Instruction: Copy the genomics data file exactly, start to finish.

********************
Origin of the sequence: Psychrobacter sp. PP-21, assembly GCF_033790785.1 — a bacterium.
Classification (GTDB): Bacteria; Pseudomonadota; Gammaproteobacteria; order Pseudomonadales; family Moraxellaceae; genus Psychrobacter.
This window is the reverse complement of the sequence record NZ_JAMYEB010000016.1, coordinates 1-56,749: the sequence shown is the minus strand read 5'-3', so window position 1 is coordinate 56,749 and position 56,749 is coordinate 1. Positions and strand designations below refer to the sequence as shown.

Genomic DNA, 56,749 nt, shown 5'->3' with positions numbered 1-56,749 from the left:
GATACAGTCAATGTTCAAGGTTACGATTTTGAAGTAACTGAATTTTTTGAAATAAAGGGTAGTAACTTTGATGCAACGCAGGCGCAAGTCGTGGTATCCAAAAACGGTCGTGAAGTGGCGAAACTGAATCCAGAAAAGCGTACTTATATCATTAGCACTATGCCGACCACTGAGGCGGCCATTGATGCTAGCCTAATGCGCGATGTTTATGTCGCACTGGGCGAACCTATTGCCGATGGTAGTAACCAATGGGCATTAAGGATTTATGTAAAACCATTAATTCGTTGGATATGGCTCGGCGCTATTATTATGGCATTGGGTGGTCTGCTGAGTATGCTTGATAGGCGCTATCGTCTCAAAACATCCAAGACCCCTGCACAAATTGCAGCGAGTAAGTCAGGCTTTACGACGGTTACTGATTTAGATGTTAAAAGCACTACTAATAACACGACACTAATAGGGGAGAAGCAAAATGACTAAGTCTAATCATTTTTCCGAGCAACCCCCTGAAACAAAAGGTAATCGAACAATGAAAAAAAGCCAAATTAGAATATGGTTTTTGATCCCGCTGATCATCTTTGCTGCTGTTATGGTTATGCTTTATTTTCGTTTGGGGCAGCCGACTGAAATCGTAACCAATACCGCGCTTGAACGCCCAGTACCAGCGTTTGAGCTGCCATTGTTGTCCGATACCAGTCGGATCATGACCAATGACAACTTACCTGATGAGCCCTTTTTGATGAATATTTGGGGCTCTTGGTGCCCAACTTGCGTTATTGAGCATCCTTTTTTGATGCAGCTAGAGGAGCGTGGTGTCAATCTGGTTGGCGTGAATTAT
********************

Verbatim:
Origin of the sequence: Psychrobacter sp. PP-21, assembly GCF_033790785.1 — a bacterium.
Classification (GTDB): Bacteria; Pseudomonadota; Gammaproteobacteria; order Pseudomonadales; family Moraxellaceae; genus Psychrobacter.
This window is the reverse complement of the sequence record NZ_JAMYEB010000016.1, coordinates 1-56,749: the sequence shown is the minus strand read 5'-3', so window position 1 is coordinate 56,749 and position 56,749 is coordinate 1. Positions and strand designations below refer to the sequence as shown.

Genomic DNA, 56,749 nt, shown 5'->3' with positions numbered 1-56,749 from the left:
GATACAGTCAATGTTCAAGGTTACGATTTTGAAGTAACTGAATTTTTTGAAATAAAGGGTAGTAACTTTGATGCAACGCAGGCGCAAGTCGTGGTATCCAAAAACGGTCGTGAAGTGGCGAAACTGAATCCAGAAAAGCGTACTTATATCATTAGCACTATGCCGACCACTGAGGCGGCCATTGATGCTAGCCTAATGCGCGATGTTTATGTCGCACTGGGCGAACCTATTGCCGATGGTAGTAACCAATGGGCATTAAGGATTTATGTAAAACCATTAATTCGTTGGATATGGCTCGGCGCTATTATTATGGCATTGGGTGGTCTGCTGAGTATGCTTGATAGGCGCTATCGTCTCAAAACATCCAAGACCCCTGCACAAATTGCAGCGAGTAAGTCAGGCTTTACGACGGTTACTGATTTAGATGTTAAAAGCACTACTAATAACACGACACTAATAGGGGAGAAGCAAAATGACTAAGTCTAATCATTTTTCCGAGCAACCCCCTGAAACAAAAGGTAATCGAACAATGAAAAAAAGCCAAATTAGAATATGGTTTTTGATCCCGCTGATCATCTTTGCTGCTGTTATGGTTATGCTTTATTTTCGTTTGGGGCAGCCGACTGAAATCGTAACCAATACCGCGCTTGAACGCCCAGTACCAGCGTTTGAGCTGCCATTGTTGTCCGATACCAGTCGGATCATGACCAATGACAACTTACCTGATGAGCCCTTTTTGATGAATATTTGGGGCTCTTGGTGCCCAACTTGCGTTATTGAGCATCCTTTTTTGATGCAGCTAGAGGAGCGTGGTGTCAATCTGGTTGGCGTGAATTAT